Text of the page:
Today was a big day. It was the day I had to have a meeting in my son’s school in regards to his attendance, or rather the lack of it. It involved the Principal, his teacher, and the dreaded Educational Welfare Officer who has the power to force him into school and get him removed from my care if so desired.
This was a meeting I have been aware of, and dreading, since before the Christmas Holidays. All through that time I tried my best to push it to the back of my mind, to not let any anxiety build. I had been mostly successful. But when today came, the fear took over. And as that time got closer my worry had risen to such an extent I felt nauseous. My hands shook with nervousness and my mind became a fluttering mess.
Of course, in times like this we rarely focus on what the positive outcome could be. In fact, I couldn’t really see any. I continued to dwell on the negative until it had become all-consuming, and the longer I dwelled the more magnified my possible problems seemed. My emotions fleeted from fear to anger and back again as I thought through all the imagined arguments I might have.
To give a bit of context, and in case you haven’t read any of my other posts (Go on. You might like them 🙂 ). My son has admittedly missed a lot of days at school due to the emotional trauma he has been going through since his mother (My soon-to-be ex-wife) moved out. He missed a lot after the initial break up in March but had settled a bit since then.
However, due to December being the time of both her and I’s birthdays, and his first Christmas without her, all his issues had come to the fore again and the poor child was once again distraught. It was a real struggle for both of us. But as a result more days were missed and the meeting became a forgone conclusion. There was no avoiding it this time. (A meeting had been scheduled earlier in the year after his first prolonged bout of absence but I had talked the EWO out of it by suggesting his issues seemed to have been resolved and as he had returned to school she was happy to do so)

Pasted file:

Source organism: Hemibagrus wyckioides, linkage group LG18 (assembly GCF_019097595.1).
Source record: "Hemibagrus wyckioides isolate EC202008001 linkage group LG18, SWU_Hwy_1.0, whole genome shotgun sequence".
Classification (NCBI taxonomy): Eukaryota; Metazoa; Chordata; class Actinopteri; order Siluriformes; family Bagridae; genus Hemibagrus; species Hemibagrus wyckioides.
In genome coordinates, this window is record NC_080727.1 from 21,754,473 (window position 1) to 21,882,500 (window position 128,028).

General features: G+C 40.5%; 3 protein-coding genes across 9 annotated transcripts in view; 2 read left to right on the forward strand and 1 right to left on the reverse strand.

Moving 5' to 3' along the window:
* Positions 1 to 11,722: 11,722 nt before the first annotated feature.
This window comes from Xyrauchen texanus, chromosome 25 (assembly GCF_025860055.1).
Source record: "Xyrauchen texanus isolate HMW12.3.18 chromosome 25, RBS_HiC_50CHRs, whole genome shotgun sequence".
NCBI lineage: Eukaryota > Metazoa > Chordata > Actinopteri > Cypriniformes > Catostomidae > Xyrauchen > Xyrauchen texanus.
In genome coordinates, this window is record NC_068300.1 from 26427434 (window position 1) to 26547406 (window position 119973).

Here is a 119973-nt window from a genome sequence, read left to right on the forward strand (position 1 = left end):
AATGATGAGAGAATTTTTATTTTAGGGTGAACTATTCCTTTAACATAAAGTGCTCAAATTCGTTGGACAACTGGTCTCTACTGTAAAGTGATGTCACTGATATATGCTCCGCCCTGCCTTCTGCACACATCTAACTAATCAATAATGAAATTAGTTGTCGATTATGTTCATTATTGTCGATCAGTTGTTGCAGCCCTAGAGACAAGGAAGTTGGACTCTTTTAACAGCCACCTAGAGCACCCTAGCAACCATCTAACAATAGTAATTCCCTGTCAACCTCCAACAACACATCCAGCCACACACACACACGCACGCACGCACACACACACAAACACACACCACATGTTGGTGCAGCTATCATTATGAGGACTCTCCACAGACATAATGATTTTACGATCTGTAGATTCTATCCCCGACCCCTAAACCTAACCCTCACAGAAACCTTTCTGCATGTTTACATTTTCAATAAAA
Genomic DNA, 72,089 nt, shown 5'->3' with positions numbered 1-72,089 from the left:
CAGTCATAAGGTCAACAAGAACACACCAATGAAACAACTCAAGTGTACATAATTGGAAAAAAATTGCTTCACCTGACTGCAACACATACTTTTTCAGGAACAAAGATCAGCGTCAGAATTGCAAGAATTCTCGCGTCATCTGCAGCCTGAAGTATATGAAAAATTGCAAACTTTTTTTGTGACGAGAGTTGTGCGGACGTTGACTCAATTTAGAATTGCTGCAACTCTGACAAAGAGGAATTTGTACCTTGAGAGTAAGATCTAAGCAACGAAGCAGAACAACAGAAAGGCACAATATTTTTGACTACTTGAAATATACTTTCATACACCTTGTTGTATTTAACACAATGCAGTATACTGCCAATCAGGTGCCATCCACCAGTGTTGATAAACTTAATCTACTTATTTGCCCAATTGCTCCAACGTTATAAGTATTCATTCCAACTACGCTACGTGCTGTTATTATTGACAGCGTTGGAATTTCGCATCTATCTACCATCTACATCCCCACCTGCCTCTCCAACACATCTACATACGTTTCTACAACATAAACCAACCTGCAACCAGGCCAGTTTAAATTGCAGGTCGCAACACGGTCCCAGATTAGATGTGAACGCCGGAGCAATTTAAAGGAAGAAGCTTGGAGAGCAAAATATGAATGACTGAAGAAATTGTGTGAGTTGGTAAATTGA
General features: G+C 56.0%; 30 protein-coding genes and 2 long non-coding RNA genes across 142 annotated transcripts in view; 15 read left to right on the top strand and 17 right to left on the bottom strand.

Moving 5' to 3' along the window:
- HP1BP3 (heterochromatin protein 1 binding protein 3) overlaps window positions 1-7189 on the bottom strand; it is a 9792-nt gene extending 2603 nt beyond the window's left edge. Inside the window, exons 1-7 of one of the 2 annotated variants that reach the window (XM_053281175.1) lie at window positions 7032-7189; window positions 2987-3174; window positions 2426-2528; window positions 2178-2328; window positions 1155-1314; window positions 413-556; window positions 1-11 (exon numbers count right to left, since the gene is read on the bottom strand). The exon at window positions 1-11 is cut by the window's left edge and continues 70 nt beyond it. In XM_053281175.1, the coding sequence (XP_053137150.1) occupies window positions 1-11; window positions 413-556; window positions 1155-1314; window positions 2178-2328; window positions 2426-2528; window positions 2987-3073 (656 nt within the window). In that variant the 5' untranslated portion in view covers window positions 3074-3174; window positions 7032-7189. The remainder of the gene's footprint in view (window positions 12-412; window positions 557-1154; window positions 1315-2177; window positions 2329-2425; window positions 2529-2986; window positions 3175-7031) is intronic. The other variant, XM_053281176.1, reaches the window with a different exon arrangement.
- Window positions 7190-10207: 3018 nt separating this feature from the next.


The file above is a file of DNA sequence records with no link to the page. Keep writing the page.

As any conscious parent will tell you it is very hard to control your emotions when it comes to the safety, security and well-being of your child. But I was very aware of the fact that if I let those emotions take over it would paint me, my son’s sole carer, in a very negative light and possibly give the EWO more grounds for removing him from my care if that was to be the case. Something he desperately doesn’t want.
Even so I found myself in a very defensive frame of mind as the meeting drew closer, and even though I was constantly checking myself and my attitude, the pull towards all the negatives was just too overwhelming. Frankly I was a bit of a mess.
By the time the meeting began I could tell my behaviour was somewhat frosty. My ex, who happens to be a social worker, was also there to help further compound my anxiety. The fact that the EWO and her were aware of each other through their work environment didn’t exactly help either.
But as it turned out, the meeting wasn’t actually that bad. I managed to subdue my tongue, mostly, by simply holding a finger over my mouth as people talked.
Now bear in mind also that since the Christmas holidays were over my son had been to school every day and his results from a test just prior to the holidays had him sitting at the top of his class (with a mark of 50 out of 50!) I felt he had crossed a major hurdle. I also felt that all the signs were positive and in my mind they were looking for negatives, future unknowable negatives.
By the time the meeting was over it had all felt rather pointless. Like a tick box exercise for the EWO and the school. And nothing had really changed. I had suggested a possible alternative means to get my son to school should such attendance issues arise again and that was that.
Afterwards I thought about how my day had went. The frame of mind I had been in, which I had let affect me, and to a certain extent my work. I had let myself, my mind, become my biggest hurdle. The worst part of the day had nothing to do with the actual meeting. The worst part was the way I had let my fevered imagination run riot. All that sickness and worry was for nothing. And it existed nowhere but in my head. So my advice to us all, including myself. Don’t let your mind become your enemy.